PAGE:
Articles by Pat Tearney

Pat Tearney
From The Desk Of AFJ

It's A Simple Job Except When It's Not

Some thoughts on the K.I.S.S. method of farriery

I've heard a lot of farriers champion the so-called K.I.S.S. (keep it simple stupid) method for horseshoeing. But I've heard some of the same farriers then describe their "simple" system. It includes assessing the horse's conformation, age, work, environment, hoof-horn quality, hoof-wall thickness, sole type, frog health, past history, any current or recent lamnesses or problems, trainer requirements and rider needs and style.

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Shoeing for a Living

Third Career Is a Charm

California farrier Donnie Karr was 34 before he started his shoeing career, but he’s found that the job fits him as well as he fits shoes
Loomis, Calif., farrier Donnie Karr shapes a shoe while working at a small ranch in Granite City, Calif. Karr has been shoeing full-time for just over 13 years. This particular ranch is home to a number of cutting horses, as well as other horses used in Western riding disciplines.
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The Farrier and Radiographs

X-ray machines are probably never going to become standard equipment on shoeing rigs, but the information gleaned through this technology can help you provide better hoof care and improve your standing in the eyes of your clients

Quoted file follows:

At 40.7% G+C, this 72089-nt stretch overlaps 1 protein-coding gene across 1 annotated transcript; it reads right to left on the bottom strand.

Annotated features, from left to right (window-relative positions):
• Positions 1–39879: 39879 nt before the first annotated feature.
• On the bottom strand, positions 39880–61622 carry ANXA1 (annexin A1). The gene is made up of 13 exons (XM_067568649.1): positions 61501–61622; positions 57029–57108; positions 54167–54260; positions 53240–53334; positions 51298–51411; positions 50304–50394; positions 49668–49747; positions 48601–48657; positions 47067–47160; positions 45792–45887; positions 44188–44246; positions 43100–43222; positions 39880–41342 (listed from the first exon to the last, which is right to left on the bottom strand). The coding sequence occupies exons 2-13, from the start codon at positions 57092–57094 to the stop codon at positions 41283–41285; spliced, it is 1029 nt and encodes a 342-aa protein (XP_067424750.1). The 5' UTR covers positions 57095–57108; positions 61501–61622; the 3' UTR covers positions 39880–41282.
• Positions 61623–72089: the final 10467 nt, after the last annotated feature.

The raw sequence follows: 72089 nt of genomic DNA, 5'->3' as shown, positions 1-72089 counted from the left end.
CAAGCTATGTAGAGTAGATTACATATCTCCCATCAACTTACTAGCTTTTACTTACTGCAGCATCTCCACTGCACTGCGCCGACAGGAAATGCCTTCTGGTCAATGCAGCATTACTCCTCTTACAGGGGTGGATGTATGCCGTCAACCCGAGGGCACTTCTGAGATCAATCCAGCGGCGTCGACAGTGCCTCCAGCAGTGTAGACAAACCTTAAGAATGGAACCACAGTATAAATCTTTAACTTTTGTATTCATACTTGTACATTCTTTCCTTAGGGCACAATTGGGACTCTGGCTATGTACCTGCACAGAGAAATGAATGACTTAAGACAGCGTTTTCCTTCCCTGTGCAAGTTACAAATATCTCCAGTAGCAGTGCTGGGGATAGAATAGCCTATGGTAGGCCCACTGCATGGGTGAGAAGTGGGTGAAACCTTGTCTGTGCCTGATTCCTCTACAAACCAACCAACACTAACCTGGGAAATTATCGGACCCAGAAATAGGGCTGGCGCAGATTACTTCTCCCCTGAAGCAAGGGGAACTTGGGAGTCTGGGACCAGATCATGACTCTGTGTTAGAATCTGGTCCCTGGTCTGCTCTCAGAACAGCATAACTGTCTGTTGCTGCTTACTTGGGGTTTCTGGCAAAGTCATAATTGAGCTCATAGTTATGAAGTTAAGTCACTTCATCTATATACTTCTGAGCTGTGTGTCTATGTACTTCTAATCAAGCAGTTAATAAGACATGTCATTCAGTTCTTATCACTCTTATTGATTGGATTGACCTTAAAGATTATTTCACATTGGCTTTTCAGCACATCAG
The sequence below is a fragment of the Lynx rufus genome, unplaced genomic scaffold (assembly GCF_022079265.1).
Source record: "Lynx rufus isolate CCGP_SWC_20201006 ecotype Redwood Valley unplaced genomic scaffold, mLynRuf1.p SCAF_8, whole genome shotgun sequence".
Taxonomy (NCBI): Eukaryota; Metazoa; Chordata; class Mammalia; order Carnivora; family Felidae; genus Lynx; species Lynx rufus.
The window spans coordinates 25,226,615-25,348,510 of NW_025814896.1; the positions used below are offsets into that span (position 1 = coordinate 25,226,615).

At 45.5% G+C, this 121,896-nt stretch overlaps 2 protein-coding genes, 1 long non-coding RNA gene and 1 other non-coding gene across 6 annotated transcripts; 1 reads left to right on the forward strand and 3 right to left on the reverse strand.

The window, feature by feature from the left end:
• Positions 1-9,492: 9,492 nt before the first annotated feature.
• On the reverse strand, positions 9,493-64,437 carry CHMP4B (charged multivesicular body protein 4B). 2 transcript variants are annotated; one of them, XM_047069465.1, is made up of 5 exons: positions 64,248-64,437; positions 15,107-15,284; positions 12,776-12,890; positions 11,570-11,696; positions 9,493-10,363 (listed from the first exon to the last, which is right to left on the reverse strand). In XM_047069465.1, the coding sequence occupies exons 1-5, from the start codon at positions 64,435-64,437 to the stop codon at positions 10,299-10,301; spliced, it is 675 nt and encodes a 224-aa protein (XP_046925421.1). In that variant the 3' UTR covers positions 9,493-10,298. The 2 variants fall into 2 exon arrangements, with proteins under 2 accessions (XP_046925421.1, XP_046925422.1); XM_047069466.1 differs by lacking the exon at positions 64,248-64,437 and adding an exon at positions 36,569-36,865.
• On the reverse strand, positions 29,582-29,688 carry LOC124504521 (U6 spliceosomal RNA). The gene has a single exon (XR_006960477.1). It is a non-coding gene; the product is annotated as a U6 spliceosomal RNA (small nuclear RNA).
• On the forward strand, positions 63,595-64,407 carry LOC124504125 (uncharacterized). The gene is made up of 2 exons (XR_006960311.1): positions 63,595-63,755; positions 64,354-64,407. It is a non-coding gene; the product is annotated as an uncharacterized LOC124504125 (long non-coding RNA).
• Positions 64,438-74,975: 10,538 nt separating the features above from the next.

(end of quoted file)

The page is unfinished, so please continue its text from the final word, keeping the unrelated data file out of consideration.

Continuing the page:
Digital radiographs allow "stall-side" imagery that farriers and veterinarians can read within seconds, as farrier/veterinarian Raul Bras of Rood & Riddle Equine Hospital did on a Lexington, Ky., Thoroughbred farm in this photo.
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The Backyard Horse

Information for you to Share with Your Backyard Horse Clients

In 2013, American Farriers Journal will help you educate your novice clients on the importance of regular hoof care
Backyard horses are an important part of a hoof-care business. Particularly with novice horse owners, farriers may need to serve as a hoof-care educator. For years, our readers have been telling us that backyard horses are the backbone of many of their hoof-care practices.
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Getting the Right Fit With Aluminum

Solid tips from people who have learned their way around working with these important shoes
Aluminum horseshoes are not new. They've been around for several decades now and are the shoe of choice at racetracks and for many disciplines. Trainers choose aluminum shoes when they want less weight, more flotation or because they think they absorb shock better than steel.
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Shoeing for a Living

Shoeing Along The Colorado Front Range

Farrier J.D. Downs is becoming known for his work with reining horses, in part because he never hesitates to seek advice from his mentors
J.D. Downs shapes a shoe at a ranch along the Colorado Front Range. The farrier from Frederick, Colo., north of Denver, says shoeing in the high, dry climate means dealing with hard, dry feet.
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